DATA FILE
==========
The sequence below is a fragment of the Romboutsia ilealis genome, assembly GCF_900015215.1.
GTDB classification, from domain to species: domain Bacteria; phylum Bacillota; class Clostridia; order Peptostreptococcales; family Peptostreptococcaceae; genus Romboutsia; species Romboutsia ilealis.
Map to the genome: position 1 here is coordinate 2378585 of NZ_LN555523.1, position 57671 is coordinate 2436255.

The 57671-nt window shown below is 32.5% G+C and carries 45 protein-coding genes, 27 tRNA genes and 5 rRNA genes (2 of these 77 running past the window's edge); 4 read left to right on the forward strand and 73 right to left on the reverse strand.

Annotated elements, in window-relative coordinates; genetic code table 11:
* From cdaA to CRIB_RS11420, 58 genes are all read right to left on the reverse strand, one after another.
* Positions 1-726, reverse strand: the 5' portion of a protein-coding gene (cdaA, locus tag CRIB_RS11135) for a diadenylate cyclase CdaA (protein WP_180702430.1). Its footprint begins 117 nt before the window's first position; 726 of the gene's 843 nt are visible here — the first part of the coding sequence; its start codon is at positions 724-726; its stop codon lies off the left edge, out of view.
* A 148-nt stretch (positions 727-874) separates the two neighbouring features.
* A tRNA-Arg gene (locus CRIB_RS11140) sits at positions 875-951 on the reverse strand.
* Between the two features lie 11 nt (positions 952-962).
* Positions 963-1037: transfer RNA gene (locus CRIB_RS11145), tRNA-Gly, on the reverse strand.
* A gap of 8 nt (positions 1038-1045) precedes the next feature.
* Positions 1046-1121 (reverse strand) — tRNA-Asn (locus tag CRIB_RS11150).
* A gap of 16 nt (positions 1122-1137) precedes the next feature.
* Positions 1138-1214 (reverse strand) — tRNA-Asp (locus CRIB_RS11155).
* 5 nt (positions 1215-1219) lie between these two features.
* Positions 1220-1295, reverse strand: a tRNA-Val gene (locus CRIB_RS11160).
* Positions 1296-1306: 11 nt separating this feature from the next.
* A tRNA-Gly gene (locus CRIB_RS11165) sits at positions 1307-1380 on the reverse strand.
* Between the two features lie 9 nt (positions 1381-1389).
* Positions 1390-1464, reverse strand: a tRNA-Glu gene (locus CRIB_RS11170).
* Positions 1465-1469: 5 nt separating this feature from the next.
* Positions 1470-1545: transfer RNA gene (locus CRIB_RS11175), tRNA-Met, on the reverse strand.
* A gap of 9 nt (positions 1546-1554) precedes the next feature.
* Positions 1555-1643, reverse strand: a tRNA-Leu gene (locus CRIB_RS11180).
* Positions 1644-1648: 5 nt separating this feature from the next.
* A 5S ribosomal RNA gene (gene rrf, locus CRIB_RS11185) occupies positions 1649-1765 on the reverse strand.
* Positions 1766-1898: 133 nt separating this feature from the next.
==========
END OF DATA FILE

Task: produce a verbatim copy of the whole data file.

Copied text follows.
The sequence below is a fragment of the Romboutsia ilealis genome, assembly GCF_900015215.1.
GTDB classification, from domain to species: domain Bacteria; phylum Bacillota; class Clostridia; order Peptostreptococcales; family Peptostreptococcaceae; genus Romboutsia; species Romboutsia ilealis.
Map to the genome: position 1 here is coordinate 2378585 of NZ_LN555523.1, position 57671 is coordinate 2436255.

The 57671-nt window shown below is 32.5% G+C and carries 45 protein-coding genes, 27 tRNA genes and 5 rRNA genes (2 of these 77 running past the window's edge); 4 read left to right on the forward strand and 73 right to left on the reverse strand.

Annotated elements, in window-relative coordinates; genetic code table 11:
* From cdaA to CRIB_RS11420, 58 genes are all read right to left on the reverse strand, one after another.
* Positions 1-726, reverse strand: the 5' portion of a protein-coding gene (cdaA, locus tag CRIB_RS11135) for a diadenylate cyclase CdaA (protein WP_180702430.1). Its footprint begins 117 nt before the window's first position; 726 of the gene's 843 nt are visible here — the first part of the coding sequence; its start codon is at positions 724-726; its stop codon lies off the left edge, out of view.
* A 148-nt stretch (positions 727-874) separates the two neighbouring features.
* A tRNA-Arg gene (locus CRIB_RS11140) sits at positions 875-951 on the reverse strand.
* Between the two features lie 11 nt (positions 952-962).
* Positions 963-1037: transfer RNA gene (locus CRIB_RS11145), tRNA-Gly, on the reverse strand.
* A gap of 8 nt (positions 1038-1045) precedes the next feature.
* Positions 1046-1121 (reverse strand) — tRNA-Asn (locus tag CRIB_RS11150).
* A gap of 16 nt (positions 1122-1137) precedes the next feature.
* Positions 1138-1214 (reverse strand) — tRNA-Asp (locus CRIB_RS11155).
* 5 nt (positions 1215-1219) lie between these two features.
* Positions 1220-1295, reverse strand: a tRNA-Val gene (locus CRIB_RS11160).
* Positions 1296-1306: 11 nt separating this feature from the next.
* A tRNA-Gly gene (locus CRIB_RS11165) sits at positions 1307-1380 on the reverse strand.
* Between the two features lie 9 nt (positions 1381-1389).
* Positions 1390-1464, reverse strand: a tRNA-Glu gene (locus CRIB_RS11170).
* Positions 1465-1469: 5 nt separating this feature from the next.
* Positions 1470-1545: transfer RNA gene (locus CRIB_RS11175), tRNA-Met, on the reverse strand.
* A gap of 9 nt (positions 1546-1554) precedes the next feature.
* Positions 1555-1643, reverse strand: a tRNA-Leu gene (locus CRIB_RS11180).
* Positions 1644-1648: 5 nt separating this feature from the next.
* A 5S ribosomal RNA gene (gene rrf, locus CRIB_RS11185) occupies positions 1649-1765 on the reverse strand.
* Positions 1766-1898: 133 nt separating this feature from the next.